Email is a huge part of modern life.
I’ve had my personal email account since 2004, and out of curiosity, I just checked the number of emails in the Sent folder: nearly 6,000. I haven’t totaled up how many work emails I’ve sent—some things are better left unknown—but it’s far more.
Despite the rise of texting, social media, and instant messaging services like Slack, email is still the de facto standard for electronic communication. Yet, many of us haven’t given much thought to how to write an effective email (and those of us who have can probably use a refresher).
Below are three principles to keep in mind that will improve the quality of every email we send, saving both us and our email recipients time and energy.
When reading an incoming email, we’re usually trying to discern an answer to the following question: “What’s being asked of me here?”
A well-written email answers this question for the reader. The subject line can help (try starting off with “Reply needed:” or “Urgent:”), and formatting is our friend as well (putting requests in bold or italics helps the reader find them).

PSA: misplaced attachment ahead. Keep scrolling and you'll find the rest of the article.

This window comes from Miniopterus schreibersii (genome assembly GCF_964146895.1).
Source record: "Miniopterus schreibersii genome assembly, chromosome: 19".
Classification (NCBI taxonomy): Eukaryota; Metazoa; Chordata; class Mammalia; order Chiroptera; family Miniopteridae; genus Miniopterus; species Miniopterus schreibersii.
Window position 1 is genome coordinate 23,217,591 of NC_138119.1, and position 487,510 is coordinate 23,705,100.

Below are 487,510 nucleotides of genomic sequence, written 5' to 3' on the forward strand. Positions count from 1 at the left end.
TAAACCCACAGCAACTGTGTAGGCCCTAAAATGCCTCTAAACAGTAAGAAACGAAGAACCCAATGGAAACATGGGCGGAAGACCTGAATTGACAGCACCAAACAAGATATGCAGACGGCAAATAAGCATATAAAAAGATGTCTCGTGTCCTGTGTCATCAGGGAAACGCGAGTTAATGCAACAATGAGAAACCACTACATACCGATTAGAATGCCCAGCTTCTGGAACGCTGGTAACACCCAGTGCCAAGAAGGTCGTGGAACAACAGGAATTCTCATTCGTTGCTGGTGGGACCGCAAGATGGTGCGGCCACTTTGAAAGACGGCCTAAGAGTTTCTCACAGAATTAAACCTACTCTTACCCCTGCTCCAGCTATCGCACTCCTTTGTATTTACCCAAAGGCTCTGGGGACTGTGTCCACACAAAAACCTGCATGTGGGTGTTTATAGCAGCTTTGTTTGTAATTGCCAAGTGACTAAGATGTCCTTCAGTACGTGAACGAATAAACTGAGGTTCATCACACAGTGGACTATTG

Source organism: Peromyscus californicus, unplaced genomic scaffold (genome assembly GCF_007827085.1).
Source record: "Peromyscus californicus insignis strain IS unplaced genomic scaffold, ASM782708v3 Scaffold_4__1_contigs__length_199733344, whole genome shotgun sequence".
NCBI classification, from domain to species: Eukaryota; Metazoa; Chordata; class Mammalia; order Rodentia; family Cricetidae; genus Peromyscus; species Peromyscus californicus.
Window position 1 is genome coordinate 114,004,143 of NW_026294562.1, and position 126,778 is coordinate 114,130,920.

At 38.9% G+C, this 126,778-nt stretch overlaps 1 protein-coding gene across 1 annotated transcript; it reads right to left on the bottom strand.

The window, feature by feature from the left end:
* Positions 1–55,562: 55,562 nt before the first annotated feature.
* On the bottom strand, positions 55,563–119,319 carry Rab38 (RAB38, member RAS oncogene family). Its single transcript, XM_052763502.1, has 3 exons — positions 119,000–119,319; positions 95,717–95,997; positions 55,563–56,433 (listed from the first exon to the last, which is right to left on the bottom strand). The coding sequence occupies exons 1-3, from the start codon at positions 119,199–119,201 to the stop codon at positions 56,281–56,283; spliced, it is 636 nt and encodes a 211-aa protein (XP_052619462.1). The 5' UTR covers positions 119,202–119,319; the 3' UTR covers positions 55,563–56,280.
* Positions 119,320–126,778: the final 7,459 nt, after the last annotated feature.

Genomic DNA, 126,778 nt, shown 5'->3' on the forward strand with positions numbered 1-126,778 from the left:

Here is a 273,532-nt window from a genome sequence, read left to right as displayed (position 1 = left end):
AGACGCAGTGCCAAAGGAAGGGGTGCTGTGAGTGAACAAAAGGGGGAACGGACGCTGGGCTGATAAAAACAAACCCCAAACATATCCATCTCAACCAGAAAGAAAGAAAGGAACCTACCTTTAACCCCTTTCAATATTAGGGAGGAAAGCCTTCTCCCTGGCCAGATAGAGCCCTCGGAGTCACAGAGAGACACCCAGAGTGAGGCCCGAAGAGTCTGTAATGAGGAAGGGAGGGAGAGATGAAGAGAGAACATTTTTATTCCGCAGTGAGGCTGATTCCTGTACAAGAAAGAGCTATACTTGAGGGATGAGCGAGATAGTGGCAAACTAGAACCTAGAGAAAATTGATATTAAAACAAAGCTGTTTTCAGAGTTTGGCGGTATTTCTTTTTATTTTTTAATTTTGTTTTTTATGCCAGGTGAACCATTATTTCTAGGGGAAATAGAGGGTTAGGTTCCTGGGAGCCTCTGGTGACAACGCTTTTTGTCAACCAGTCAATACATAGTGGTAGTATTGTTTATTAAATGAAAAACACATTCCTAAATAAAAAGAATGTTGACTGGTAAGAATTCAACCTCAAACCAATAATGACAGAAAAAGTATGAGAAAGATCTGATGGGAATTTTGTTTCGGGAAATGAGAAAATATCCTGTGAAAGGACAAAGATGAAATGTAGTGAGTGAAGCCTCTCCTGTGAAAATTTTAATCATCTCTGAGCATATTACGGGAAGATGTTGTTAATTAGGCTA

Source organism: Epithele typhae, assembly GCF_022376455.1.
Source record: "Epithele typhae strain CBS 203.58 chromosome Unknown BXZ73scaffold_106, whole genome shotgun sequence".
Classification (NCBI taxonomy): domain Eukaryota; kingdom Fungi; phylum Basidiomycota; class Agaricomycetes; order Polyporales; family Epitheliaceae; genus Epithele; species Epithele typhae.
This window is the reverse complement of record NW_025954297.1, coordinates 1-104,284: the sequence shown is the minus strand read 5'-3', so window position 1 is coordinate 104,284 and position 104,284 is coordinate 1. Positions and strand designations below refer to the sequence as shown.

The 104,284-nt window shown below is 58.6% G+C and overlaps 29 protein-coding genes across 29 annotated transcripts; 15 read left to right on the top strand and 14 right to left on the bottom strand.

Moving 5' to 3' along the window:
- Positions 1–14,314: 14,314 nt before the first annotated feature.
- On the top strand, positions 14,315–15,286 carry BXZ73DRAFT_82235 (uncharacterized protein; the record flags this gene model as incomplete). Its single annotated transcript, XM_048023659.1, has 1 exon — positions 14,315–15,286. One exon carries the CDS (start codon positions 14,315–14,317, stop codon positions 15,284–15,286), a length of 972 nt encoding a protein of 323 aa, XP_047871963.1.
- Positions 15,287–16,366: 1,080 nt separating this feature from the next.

However you do it, make your “ask” explicit. It may seem too forward, but it’s really a favor to the reader.
Long emails don’t get read.
Not very well, anyway. We’re all busy, and we all get too much email. There’s an inverse relationship between email length and reader comprehension, so write the shortest email that serves your purpose. You can get pretty extreme about this if you wish.
Emails that read like a legal brief leave the reader cold. Use enough formality to be appropriate, but no more. It’s difficult to convey emotion or nuance through email, so don’t be afraid to include the occasional exclamation point or, yes, emoji in your emails.
Email is not a perfect tool, but it’s one we all use. We might as well use it well!